John Wesley developed a fabulous system for determining if something is ‘of God’.  It consists of four different sources, to be evaulated in order: Scripture, tradition, reason, experience.  It is a fascinating and reliable method.  First and foremost someone must study the Scriptures, and see what they have to say about it.  I once heard a minister preaching on John Wesley’s method, and then use the controversial Creation passage to say that Scripture didn’t say the same thing, so the important thing is not when or how something happened, but that it isn’t important!  Treating people well is what is important.  I agree, treating people well is crucial.  But she approached the Bible as a Western piece of literature, and was able to therefore convince her congregation that since the Scriptures are unstable we shouldn’t be focusing on them, but on how we make other people feel.  This was a sad situation that could have been avoided if she had done what she had been called to do: evaluate the Scriptures.  Instead of defending the handbook of our belief system, she encouraged it to be tossed aside.

There is no denying that the Biblical manuscripts sustained some discrepancies, but these were very much man-made.  Men make mistakes, even scribes.  One ancient figure meaning one thing can look almost identical to a different figure that means something else.   It would have taken an absolute miracle for no copy errors to be made.

Dogmatic prejudice seems to be the largest contributor to the Bible being accused as inaccurate.  Men go on about how the Bible needs to be treated like any other book, but then they treat it as they wouldn’t dare treat another book.  In all fairness, the criticisms are more inconsistent than what they claim to be criticizing.  I think people tend to be hostile towards something they don’t want to believe in, and we will always find a way to disprove something if we want to.

The Bible has awakened intellect inside of us like no other book, and I think that is why God chose, and allowed, to have the Bible recorded in such a way that would encourage us to really learn it.  Jesus Himself spoke in such a way that would test the character and motives of men.  He said, “Unless you eat my flesh, and drink my blood,” because it would be repugnant to someone that was insincere.  Many of His followers chose not to follow Him anymore after He said this, but this was to the benefit of the ministry, since they were choosing not to seek out the meaning of the words.  They were proud and superficial, and could not well serve the Lord.

I have often been skeptical of certain passages in the Bible.  I could go on and on about which ones, and where they are.  Each time that I dug into the troublesome passage and studied it, I grew even more passionate about my beliefs, and fell even more in love with the delicacy and richness it presented me.  I only needed to care about it as much as it claimed to care about me.

The antique Bible has been preserved in such a fashion that far out-weighs any other ancient manuscript.  And that’s saying something.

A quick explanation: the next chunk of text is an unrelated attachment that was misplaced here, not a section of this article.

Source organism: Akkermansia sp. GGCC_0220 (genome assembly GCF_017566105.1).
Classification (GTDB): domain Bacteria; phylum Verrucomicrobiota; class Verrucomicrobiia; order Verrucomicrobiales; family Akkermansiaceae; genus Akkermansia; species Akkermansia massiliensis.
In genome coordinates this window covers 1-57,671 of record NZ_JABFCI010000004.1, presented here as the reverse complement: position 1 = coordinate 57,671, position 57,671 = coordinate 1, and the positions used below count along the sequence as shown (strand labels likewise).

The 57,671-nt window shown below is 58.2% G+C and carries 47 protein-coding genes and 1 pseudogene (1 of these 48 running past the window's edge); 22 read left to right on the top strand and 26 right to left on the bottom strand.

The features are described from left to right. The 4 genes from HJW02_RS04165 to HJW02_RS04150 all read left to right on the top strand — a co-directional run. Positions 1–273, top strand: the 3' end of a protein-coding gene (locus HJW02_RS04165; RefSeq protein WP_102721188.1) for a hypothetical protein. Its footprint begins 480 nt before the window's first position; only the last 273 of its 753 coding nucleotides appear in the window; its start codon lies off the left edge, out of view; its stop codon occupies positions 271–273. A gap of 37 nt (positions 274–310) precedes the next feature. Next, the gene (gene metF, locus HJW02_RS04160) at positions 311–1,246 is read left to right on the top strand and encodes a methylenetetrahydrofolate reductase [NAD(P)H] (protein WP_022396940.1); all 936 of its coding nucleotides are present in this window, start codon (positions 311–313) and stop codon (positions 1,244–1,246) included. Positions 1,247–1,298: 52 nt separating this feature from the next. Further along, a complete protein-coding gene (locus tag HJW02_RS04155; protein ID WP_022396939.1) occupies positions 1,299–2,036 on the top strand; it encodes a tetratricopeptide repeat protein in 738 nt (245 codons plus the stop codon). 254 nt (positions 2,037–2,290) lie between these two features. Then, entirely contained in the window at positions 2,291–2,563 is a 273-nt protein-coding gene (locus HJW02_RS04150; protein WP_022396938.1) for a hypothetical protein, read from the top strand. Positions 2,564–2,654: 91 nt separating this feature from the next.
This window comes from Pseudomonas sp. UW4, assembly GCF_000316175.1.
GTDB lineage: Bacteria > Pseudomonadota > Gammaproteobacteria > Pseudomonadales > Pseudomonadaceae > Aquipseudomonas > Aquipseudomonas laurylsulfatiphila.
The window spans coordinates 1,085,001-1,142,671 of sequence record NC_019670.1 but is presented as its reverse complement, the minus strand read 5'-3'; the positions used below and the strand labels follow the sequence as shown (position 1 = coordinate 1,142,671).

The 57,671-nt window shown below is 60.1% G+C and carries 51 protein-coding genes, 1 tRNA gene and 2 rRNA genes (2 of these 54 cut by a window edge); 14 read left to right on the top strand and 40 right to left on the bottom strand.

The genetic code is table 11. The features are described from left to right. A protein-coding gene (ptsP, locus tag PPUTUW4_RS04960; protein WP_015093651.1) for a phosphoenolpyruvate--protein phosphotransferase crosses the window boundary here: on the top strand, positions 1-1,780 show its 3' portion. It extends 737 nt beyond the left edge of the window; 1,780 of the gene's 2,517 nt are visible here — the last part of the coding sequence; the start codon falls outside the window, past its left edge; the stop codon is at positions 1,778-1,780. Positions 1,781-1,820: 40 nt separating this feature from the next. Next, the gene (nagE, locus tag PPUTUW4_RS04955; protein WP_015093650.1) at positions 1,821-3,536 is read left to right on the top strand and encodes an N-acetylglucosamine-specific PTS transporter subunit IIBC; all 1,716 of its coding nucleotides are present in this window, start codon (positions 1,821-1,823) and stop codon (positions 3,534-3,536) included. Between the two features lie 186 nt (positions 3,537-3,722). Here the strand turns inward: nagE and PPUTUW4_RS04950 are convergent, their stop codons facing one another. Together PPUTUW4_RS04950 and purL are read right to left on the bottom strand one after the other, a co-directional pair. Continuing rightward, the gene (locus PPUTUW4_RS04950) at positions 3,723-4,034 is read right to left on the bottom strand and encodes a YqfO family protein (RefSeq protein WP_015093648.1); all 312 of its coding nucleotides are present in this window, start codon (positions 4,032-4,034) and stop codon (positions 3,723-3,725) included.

The Bible is a powerful tool.  Yes, it has been abused, and that is truly heart-breaking.  But when people have chosen to truly follow it and it’s principles we see, all across history, even to this day, revivals, servanthood, miracles, people going to the ends of the earth, feeding of the poor, educating the unreachable, ministering to the dead and dying, fresh water, clean food, life skills, healthy habits…  Compare a society that believes to one that does not.  The result will be staggering.  True following of the Bible cleans the spirit, strengthens the heart, and blesses the person.


Life is hard, BUT God is good.

This might be the biggest BUT of all, because life IS hard.  Sometimes we just stop there: Life is hard.  Period.  We need to stop putting periods up.  And, goodness gracious, we really need to stop putting up those exclamation points.  Life is hard for everyone.  We all have hardships.  Sometimes they don’t even begin to compare to the hardships of another, and that’s just the honest and un-beautiful truth.  There are people whose skin is literally peeling off of their bodies because they don’t have enough food, and I still think my life can be hard.  We all lose people, forever, or sometimes for just a little while.  We all lose money, property, the feeling of self-worth…  We all second-guess and double-check.  The instability and uncertainty is hard.

That is a basic fact of life.  It is uncertain.  It just is.  No matter how secure we may feel, no matter what we may possess, or the people we may know, deep down inside we all must admit that we don’t know what tomorrow will bring.  This can be a truly hopeful thing to stand on, or it can seem like a dreadful curse.  People do some crazy things because they don’t know what tomorrow will bring.  It doesn’t matter how much life experience we pack into today.  It doesn’t matter how free we seem to think we are.  Tomorrow is a different day.  This can instigate people to live selfish lives, or it can encourage them to be selfless.

This is the part that I like: BUT God is good.

Life is hard, because every day changes, because every moment is a secret, BUT God is good.  That part doesn’t change.  There is ultimate security, stability, and certainty in that statement.  I suppose you have to want to believe it for it to be true.  If you don’t want to believe something, it just won’t resonate for you, no matter how obvious it may seem to someone else.  If you don’t want God to be good, you can make Him look however you want Him to look, and He really will look that way to you.  I have definitely known some hardships in my life, for sure they don’t involve malnutrition, and I still know that God is good.